To produce the wine of Chateau de Myrat, each grape variety is vinified separately. The Semillon is vinified and aged in 30% new, French oak barrels. The Sauvignon Blanc is vinified and aged in tanks. The wine of Chateau de Myrat is aged in 33% new, French oak barrels for an average of 18 months before bottling.

The best vintages of Chateau de Myrat are: 2020, 2019, 2018, 2017, 2016, 2015, 2014, 2013, 2011, 2010, 2009, 2007 and 2005.

Chateau de Myrat produces on average about 2,000 cases of sweet Bordeaux wine per year.

When to Drink Chateau de Myrat, Anticipated Maturity, Decanting Time

Chateau de Myrat can be enjoyed on the young side with no decanting. In fact, it is delicious and quite a treat young, even on release! However, like all great wines, Chateau de Myrat is much better with age and does not reach full maturity until it’s at least 8-12 years of age, or in some years, perhaps even longer in the best vintages!

With Chateau de Myrat and frankly, all Sauternes, the temperature is more important than decanting.

Serving Chateau de Myrat with Wine and Food Pairings

Chateau de Myrat is best served at 14 degrees Celsius, 57 degrees Fahrenheit. The cool, almost cellar temperature gives the wine more freshness and lift. The wine will naturally warm in the glass, while it develops more aromatic complexities and fleshes out.

Chateau de Myrat can be served with seafood dishes, especially shellfish, lobster, crab, and oysters on the half shell. Foie gras is a perfect pairing with its natural sweet, salty and savory characteristics. Chateau de Myrat can also be paired with roasted chicken, veal, and pork dishes that are either spicy or prepared with a touch of sweetness.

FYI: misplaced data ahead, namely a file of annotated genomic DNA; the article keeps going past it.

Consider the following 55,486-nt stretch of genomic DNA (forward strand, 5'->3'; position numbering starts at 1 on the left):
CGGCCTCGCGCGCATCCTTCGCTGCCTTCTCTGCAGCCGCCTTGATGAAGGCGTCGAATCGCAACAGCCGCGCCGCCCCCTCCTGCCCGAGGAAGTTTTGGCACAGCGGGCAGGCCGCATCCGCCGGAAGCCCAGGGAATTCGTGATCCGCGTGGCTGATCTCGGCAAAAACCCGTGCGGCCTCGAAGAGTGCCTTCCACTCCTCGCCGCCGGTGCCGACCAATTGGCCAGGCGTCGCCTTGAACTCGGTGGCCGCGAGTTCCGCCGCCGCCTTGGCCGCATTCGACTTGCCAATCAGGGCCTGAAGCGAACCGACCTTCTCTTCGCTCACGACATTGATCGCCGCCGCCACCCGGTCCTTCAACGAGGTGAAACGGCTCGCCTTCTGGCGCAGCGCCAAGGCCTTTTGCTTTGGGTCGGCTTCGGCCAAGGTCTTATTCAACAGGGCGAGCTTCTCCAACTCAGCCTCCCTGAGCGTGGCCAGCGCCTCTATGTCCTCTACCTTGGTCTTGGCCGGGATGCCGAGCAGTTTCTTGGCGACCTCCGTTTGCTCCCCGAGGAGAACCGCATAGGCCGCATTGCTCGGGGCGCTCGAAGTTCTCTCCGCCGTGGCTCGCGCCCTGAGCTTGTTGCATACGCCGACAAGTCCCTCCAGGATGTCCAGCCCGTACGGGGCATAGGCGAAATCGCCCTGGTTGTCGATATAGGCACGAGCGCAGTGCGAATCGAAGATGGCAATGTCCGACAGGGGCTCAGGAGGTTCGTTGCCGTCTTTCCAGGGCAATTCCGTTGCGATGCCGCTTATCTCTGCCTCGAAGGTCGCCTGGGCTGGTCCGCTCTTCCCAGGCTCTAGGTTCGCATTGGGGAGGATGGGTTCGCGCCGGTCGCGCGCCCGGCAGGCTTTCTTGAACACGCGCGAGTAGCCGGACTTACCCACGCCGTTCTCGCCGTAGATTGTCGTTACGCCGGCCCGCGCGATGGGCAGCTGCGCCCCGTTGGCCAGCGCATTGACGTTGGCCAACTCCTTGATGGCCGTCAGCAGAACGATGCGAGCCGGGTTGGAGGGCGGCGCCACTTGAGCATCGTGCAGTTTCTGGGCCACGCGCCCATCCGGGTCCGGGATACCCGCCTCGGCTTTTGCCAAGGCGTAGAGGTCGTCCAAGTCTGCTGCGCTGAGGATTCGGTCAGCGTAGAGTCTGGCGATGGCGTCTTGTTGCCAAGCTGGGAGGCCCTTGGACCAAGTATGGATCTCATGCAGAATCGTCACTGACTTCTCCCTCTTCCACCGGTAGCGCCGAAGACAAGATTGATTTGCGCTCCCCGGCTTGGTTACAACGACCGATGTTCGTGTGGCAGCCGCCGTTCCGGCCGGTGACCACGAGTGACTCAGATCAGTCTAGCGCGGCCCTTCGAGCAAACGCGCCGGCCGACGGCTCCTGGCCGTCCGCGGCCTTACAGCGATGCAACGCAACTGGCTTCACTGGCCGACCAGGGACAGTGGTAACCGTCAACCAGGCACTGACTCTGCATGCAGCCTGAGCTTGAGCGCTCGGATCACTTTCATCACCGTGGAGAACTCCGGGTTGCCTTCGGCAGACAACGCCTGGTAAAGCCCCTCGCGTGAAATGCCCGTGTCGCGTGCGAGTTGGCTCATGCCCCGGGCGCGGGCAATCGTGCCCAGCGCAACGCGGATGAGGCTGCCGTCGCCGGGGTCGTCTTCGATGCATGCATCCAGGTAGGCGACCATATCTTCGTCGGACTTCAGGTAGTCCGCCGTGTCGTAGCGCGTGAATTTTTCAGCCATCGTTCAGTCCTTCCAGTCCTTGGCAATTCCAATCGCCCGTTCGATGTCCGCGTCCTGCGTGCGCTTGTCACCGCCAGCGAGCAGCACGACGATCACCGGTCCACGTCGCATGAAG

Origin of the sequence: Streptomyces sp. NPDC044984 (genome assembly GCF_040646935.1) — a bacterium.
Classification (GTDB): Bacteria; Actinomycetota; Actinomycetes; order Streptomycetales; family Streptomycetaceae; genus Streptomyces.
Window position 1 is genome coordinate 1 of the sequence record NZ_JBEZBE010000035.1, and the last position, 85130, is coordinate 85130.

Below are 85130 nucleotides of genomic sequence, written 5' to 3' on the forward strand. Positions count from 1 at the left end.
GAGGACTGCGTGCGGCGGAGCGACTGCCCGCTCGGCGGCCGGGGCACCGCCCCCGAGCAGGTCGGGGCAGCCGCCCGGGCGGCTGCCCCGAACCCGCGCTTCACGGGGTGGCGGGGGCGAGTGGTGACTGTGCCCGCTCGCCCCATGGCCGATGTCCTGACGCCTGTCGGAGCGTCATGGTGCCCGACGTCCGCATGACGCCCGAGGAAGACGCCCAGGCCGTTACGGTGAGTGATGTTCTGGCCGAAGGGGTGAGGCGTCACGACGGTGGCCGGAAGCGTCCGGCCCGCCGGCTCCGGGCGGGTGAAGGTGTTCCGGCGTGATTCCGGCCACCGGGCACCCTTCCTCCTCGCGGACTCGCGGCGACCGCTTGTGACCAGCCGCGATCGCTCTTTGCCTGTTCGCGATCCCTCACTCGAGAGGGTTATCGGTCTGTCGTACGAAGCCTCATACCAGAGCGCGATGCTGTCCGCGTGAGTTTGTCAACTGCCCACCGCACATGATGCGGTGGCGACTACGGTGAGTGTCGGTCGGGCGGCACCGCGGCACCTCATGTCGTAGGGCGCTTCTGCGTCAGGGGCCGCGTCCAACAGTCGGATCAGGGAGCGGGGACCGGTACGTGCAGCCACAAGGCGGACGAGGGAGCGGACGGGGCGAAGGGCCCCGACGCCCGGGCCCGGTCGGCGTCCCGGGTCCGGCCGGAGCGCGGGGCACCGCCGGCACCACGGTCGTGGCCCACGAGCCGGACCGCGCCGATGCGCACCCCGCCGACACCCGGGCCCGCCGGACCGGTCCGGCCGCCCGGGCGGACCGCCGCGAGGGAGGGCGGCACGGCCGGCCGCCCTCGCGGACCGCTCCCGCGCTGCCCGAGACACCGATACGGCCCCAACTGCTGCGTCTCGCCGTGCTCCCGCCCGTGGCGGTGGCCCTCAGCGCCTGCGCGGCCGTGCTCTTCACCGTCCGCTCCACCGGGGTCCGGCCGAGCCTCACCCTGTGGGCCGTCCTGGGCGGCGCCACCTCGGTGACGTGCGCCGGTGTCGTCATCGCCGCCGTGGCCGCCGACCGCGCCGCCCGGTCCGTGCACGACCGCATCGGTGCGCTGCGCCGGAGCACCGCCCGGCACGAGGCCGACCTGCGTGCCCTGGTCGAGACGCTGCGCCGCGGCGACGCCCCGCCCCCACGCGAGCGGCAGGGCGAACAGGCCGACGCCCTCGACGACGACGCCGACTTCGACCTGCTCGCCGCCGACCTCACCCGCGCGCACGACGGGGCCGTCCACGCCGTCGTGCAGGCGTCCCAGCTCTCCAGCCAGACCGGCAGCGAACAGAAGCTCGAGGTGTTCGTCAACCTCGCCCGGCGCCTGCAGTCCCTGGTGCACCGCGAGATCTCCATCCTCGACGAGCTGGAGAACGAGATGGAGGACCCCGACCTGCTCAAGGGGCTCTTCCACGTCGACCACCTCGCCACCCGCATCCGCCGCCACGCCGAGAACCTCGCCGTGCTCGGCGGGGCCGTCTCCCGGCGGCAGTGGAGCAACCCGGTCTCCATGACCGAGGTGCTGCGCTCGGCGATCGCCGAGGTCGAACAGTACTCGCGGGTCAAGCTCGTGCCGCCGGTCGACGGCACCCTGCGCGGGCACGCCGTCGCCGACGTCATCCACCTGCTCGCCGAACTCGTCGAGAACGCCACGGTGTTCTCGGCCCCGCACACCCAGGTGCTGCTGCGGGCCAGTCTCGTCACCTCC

Spicy Asian cuisine, raw fish, like sushi or sashimi, and cheese, both hard and soft also make great pairings with Chateau de Myrat.

Château de Myrat Wine Tasting Notes

11 Vintages 30,071 Views Sort by Vintage-Rating

2017 Château de Myrat  (Sauternes) 92

A charming, early maturing, forward sweet wine that already expresses its honey-coated, candied citrus and floral character. Perfectly balanced between its honeyed sweetness and fresh, lively acidities, you can enjoy this now for its honeyed purity, or age it for secondary development. 92 Points

1,571 Views   Tasted
2016 Château de Myrat  (Sauternes) 91

Luscious, sweet, honeyed pineapple, apricots mango and vanilla bean start off the wine. Loads of ripe, very ripe and over ripe tropical fruit coated with honey and nuts in the finish which comes with the right amount of acidity to keep this vibrant. 91 Points